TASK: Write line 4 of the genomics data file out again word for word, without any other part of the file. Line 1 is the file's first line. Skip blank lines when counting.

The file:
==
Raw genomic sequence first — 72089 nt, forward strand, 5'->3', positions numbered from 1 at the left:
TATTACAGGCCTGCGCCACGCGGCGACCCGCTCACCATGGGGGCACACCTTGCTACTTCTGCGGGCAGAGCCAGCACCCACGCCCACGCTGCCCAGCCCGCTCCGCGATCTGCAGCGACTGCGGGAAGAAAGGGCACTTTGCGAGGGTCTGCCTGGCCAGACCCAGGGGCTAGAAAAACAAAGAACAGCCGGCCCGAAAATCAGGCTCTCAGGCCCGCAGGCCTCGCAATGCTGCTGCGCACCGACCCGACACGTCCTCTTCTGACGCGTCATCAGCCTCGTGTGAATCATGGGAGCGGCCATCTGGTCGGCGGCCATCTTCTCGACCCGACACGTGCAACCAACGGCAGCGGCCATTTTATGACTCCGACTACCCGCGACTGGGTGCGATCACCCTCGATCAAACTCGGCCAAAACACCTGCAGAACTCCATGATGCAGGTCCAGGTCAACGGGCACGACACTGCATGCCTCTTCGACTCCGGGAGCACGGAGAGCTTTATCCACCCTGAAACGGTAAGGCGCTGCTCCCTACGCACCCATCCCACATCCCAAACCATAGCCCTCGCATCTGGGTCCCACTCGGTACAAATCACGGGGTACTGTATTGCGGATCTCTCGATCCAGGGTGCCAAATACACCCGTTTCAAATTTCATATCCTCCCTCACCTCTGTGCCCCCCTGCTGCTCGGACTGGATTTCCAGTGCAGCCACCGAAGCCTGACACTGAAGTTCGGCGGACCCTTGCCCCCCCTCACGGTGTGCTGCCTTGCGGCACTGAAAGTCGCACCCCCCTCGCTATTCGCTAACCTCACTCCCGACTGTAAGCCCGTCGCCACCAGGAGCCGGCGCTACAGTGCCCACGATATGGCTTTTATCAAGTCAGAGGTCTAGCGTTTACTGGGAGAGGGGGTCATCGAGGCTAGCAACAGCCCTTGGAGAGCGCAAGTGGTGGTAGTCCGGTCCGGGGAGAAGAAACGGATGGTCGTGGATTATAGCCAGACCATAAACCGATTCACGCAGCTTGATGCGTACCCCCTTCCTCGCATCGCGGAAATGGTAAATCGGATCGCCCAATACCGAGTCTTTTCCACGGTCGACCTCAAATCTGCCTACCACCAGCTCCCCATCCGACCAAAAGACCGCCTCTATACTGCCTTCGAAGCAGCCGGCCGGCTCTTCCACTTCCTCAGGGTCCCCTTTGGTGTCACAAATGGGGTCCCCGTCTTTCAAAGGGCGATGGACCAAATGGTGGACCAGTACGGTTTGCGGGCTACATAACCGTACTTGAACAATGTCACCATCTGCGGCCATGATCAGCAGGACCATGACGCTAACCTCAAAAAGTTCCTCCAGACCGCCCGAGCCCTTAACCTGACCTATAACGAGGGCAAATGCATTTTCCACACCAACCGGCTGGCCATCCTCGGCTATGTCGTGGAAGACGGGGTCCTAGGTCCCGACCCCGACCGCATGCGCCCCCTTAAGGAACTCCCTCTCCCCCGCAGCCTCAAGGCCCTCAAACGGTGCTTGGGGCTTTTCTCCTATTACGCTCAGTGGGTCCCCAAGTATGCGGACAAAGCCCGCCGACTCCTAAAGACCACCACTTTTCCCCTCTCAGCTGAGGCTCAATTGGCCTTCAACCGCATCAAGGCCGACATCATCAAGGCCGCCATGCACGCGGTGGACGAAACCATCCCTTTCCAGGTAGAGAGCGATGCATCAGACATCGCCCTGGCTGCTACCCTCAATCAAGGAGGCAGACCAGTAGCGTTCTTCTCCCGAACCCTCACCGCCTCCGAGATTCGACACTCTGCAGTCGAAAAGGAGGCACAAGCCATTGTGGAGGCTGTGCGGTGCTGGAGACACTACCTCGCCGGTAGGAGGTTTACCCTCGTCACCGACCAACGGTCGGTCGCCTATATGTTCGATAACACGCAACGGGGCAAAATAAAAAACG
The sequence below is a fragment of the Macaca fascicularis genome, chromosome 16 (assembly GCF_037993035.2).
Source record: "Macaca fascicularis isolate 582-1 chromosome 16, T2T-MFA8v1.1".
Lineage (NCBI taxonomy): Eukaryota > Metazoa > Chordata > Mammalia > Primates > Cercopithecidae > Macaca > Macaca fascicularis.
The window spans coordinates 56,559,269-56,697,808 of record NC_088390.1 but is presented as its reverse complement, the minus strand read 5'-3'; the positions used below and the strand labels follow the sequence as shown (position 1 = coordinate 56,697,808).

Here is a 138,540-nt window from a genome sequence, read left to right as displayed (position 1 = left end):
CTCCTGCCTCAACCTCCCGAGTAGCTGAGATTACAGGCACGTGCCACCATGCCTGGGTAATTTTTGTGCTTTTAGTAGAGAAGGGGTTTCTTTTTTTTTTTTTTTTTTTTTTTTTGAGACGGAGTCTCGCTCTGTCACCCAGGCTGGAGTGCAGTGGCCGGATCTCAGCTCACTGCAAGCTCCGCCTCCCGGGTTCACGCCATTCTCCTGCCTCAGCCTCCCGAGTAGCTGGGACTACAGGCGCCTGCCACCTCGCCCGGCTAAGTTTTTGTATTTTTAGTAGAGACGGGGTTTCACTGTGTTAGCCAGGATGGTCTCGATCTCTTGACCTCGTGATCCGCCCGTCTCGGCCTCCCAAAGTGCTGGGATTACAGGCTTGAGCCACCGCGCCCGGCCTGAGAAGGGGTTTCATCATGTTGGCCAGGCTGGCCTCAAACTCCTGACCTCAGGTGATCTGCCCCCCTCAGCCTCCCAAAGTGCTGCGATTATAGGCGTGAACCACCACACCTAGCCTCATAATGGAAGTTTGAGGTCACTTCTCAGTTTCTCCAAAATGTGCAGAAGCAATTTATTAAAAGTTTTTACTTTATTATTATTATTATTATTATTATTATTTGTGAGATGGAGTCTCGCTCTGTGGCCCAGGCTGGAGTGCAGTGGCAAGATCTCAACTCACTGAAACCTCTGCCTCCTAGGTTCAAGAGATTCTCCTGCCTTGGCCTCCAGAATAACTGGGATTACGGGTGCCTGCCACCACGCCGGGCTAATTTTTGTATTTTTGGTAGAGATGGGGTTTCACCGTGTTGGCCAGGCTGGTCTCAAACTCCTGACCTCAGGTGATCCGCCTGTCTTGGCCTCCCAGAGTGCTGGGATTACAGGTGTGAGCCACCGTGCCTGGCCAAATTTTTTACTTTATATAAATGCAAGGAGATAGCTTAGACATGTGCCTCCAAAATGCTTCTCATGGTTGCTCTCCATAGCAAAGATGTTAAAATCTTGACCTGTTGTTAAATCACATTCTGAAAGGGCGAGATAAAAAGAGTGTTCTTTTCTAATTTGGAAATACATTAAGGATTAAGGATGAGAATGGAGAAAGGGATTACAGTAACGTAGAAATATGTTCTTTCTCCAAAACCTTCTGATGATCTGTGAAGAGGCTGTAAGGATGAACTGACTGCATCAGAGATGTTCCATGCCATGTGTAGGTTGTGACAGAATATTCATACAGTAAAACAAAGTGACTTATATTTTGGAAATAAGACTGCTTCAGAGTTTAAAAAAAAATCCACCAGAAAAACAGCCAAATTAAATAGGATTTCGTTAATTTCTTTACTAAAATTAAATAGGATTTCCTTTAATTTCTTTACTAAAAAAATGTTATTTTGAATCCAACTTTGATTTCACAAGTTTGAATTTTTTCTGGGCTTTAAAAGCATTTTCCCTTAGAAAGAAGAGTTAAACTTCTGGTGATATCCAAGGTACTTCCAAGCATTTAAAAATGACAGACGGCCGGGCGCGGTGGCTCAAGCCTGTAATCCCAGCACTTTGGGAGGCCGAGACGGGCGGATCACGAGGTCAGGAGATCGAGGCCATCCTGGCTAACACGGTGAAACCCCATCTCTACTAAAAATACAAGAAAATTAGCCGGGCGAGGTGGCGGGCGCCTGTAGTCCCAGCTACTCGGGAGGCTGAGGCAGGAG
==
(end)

Source record: "Macaca fascicularis isolate 582-1 chromosome 16, T2T-MFA8v1.1".